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legal moves

ADL, victims’ families sue Iran, Syria and North Korea over Oct. 7 support

ADL is working with more than 100 American victims of the attack and their family members, seeking financial compensation

Alexi J. Rosenfeld/Getty Images

Family belongings including teddy bears, and the Judaica shelf are destroyed in a home after Hamas militants attacked this kibbutz near the Gaza border on October 13, 2023.

The Anti-Defamation League filed a federal lawsuit on Monday, alongside more than 100 American victims and survivors of the Oct. 7 Hamas attacks on Israel and their family members, accusing Iran, Syria and North Korea of providing material support for the attacks.

The lawsuit ultimately seeks compensation for the victims and their families, which would likely be paid out from the U.S. Victims of State Sponsored Terrorism fund. It accuses the three rogue states of providing military, tactical and financial support to Hamas.

“Iran is the world’s leading state sponsor of antisemitism and terror — along with Syria and North Korea, they must be held responsible for their roles in the largest antisemitic attack since the Holocaust,” ADL CEO Jonathan Greenblatt said in a statement. “We are doing everything possible to hold Hamas terrorists and those who support them accountable, including putting all of ADL’s weight behind this effort.”

Greenblatt said he’s hoping that the case will “bring justice” for some of the victims and “create a record” of the Hamas atrocities, as supported by foreign states.

One plaintiff, Nahar Neta, whose mother, Adrienne Neta, was a U.S. citizen who immigrated to Israel in the early 1980s and was killed in Kibbutz Beeri, said, “While nothing will ever undo the unbearable pain Hamas caused our family or recover the brutal losses we’ve suffered, we hope this case will bring some sense of justice.”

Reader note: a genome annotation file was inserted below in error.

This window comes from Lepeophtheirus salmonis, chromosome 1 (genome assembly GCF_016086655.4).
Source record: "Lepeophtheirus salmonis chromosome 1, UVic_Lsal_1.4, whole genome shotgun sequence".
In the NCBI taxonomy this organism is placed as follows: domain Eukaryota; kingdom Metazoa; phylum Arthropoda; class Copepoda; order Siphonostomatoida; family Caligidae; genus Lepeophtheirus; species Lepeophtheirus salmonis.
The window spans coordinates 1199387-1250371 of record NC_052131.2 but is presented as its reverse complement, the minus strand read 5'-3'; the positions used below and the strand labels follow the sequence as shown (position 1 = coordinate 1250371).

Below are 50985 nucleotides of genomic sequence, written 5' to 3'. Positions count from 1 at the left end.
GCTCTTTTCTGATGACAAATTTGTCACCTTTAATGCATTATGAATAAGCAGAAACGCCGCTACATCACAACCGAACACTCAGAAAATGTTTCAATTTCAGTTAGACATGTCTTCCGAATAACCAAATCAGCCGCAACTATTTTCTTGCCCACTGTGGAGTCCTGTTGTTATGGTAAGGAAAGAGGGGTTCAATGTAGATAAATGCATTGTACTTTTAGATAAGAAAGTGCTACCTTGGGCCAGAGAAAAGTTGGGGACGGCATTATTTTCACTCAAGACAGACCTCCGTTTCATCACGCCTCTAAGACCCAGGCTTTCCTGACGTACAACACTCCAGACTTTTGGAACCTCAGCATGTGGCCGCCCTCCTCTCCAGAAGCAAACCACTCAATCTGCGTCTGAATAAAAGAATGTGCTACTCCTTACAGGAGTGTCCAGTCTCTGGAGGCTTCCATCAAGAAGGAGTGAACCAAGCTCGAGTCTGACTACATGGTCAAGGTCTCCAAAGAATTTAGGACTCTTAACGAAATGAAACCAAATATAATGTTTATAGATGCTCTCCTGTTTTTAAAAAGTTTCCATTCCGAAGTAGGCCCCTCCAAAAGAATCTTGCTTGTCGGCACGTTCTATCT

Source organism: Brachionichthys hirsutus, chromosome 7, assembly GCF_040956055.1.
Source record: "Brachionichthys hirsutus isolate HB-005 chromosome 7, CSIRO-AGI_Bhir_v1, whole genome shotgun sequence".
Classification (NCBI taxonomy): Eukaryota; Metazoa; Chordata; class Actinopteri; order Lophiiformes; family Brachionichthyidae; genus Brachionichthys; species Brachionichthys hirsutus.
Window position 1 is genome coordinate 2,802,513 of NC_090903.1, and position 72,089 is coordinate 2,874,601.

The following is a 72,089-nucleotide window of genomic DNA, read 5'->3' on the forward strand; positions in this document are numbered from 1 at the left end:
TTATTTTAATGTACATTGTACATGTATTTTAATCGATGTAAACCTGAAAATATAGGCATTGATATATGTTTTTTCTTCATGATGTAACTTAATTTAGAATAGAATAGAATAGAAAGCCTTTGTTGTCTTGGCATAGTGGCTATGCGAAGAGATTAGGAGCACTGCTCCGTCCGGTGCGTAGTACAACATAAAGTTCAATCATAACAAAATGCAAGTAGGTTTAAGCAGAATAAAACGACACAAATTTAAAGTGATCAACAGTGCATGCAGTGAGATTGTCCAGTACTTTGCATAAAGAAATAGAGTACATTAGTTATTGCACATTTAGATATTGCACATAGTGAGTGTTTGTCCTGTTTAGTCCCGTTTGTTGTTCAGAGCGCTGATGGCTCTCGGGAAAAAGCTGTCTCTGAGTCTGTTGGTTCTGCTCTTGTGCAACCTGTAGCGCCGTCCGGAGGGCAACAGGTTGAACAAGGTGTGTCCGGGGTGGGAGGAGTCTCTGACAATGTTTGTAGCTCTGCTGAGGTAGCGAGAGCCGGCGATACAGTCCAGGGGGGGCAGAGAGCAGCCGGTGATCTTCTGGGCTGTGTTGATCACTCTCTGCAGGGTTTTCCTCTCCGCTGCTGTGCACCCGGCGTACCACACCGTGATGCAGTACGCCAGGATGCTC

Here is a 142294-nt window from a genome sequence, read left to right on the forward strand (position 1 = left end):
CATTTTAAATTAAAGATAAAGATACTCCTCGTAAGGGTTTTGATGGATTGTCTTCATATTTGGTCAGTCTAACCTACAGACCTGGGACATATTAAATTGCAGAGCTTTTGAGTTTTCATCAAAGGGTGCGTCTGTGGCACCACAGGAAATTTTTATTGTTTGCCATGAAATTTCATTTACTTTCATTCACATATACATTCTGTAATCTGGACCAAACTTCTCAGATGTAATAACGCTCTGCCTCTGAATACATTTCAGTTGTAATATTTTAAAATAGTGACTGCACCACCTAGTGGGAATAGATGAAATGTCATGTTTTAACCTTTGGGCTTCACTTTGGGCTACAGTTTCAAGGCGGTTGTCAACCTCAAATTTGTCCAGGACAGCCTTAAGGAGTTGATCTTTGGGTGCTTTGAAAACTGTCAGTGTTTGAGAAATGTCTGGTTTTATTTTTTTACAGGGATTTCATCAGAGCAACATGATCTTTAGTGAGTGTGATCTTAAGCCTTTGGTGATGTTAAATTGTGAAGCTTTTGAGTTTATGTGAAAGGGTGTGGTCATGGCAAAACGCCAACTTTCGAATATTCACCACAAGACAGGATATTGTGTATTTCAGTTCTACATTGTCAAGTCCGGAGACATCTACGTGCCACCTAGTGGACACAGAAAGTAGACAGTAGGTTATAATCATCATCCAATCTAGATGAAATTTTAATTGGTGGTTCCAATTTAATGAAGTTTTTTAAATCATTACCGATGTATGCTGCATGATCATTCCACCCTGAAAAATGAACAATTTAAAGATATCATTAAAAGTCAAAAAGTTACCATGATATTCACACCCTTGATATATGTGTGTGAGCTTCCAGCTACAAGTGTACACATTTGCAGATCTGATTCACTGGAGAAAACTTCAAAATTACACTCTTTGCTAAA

“It’s important for us to be able to tell our stories so the world can hear how Hamas has terrorized Israel, the Jewish people, and many American citizens,” Neta continued.

ADL filed the case with law firm Crowell & Moring. It’s the first such case filed since the Oct. 7 attack and the largest of its kind, the ADL said in a statement.

James Pasch, ADL’s senior director of national litigation and the group’s lead counsel on the case, noted in a statement that Iran, Syria and North Korea have all been held responsible in U.S. courts for their support for attacks harming U.S. citizens, and adding that there’s “clear evidence” that each supported Hamas.

Crowell & Moring has been involved in terrorism cases relating to the UTA flight 772 bombing and bombings of U.S. embassies in Beirut and Nairobi, Kenya, and said it has won $18 billion in judgments.

“It is imperative to combat terrorism using whatever tools are available,” Crowell & Moring attorney Aryeh Portnoy, a co-lead of the firm’s terrorism team, said. “One of those tools is the courts, and another is the U.S. Victims of State-Sponsored Terrorism Fund. We are committed to fighting for the victims and families so that they are never forgotten, and so that they may find some measure of justice for the horrors they have endured.”  

ADL highlighted in a release about the effort that there have been long-running challenges for victims hoping to receive compensation from the victims of terrorism fund, prompting legislative action, which ADL is also supporting “to ensure that the victims of the October 7th terrorist attacks will receive the compensation to which they are entitled when they obtain their judgements.”

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